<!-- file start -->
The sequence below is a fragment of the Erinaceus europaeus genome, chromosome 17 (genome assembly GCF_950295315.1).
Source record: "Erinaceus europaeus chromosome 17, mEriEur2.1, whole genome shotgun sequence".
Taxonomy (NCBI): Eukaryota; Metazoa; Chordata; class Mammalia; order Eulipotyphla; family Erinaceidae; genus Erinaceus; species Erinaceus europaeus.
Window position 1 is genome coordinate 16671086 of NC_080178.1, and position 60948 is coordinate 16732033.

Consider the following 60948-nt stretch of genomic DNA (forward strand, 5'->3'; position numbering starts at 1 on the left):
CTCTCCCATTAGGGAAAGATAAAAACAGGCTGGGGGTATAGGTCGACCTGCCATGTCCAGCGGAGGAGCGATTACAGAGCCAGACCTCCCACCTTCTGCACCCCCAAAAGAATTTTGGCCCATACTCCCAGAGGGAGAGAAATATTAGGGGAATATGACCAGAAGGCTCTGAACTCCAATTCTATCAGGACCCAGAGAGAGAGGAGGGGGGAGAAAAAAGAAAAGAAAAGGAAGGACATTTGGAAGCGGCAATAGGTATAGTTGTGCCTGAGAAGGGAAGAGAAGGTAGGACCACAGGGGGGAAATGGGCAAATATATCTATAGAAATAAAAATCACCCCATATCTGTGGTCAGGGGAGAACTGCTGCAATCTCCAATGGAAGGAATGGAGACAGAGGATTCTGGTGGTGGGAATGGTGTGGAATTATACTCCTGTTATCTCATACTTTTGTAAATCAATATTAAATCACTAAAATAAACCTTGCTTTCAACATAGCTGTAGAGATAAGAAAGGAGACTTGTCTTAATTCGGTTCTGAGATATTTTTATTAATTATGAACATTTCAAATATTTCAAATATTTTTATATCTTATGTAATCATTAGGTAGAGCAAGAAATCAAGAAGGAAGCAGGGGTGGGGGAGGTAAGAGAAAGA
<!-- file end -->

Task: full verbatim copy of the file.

The sequence below is a fragment of the Erinaceus europaeus genome, chromosome 17 (genome assembly GCF_950295315.1).
Source record: "Erinaceus europaeus chromosome 17, mEriEur2.1, whole genome shotgun sequence".
Taxonomy (NCBI): Eukaryota; Metazoa; Chordata; class Mammalia; order Eulipotyphla; family Erinaceidae; genus Erinaceus; species Erinaceus europaeus.
Window position 1 is genome coordinate 16671086 of NC_080178.1, and position 60948 is coordinate 16732033.

Consider the following 60948-nt stretch of genomic DNA (forward strand, 5'->3'; position numbering starts at 1 on the left):
CTCTCCCATTAGGGAAAGATAAAAACAGGCTGGGGGTATAGGTCGACCTGCCATGTCCAGCGGAGGAGCGATTACAGAGCCAGACCTCCCACCTTCTGCACCCCCAAAAGAATTTTGGCCCATACTCCCAGAGGGAGAGAAATATTAGGGGAATATGACCAGAAGGCTCTGAACTCCAATTCTATCAGGACCCAGAGAGAGAGGAGGGGGGAGAAAAAAGAAAAGAAAAGGAAGGACATTTGGAAGCGGCAATAGGTATAGTTGTGCCTGAGAAGGGAAGAGAAGGTAGGACCACAGGGGGGAAATGGGCAAATATATCTATAGAAATAAAAATCACCCCATATCTGTGGTCAGGGGAGAACTGCTGCAATCTCCAATGGAAGGAATGGAGACAGAGGATTCTGGTGGTGGGAATGGTGTGGAATTATACTCCTGTTATCTCATACTTTTGTAAATCAATATTAAATCACTAAAATAAACCTTGCTTTCAACATAGCTGTAGAGATAAGAAAGGAGACTTGTCTTAATTCGGTTCTGAGATATTTTTATTAATTATGAACATTTCAAATATTTCAAATATTTTTATATCTTATGTAATCATTAGGTAGAGCAAGAAATCAAGAAGGAAGCAGGGGTGGGGGAGGTAAGAGAAAGA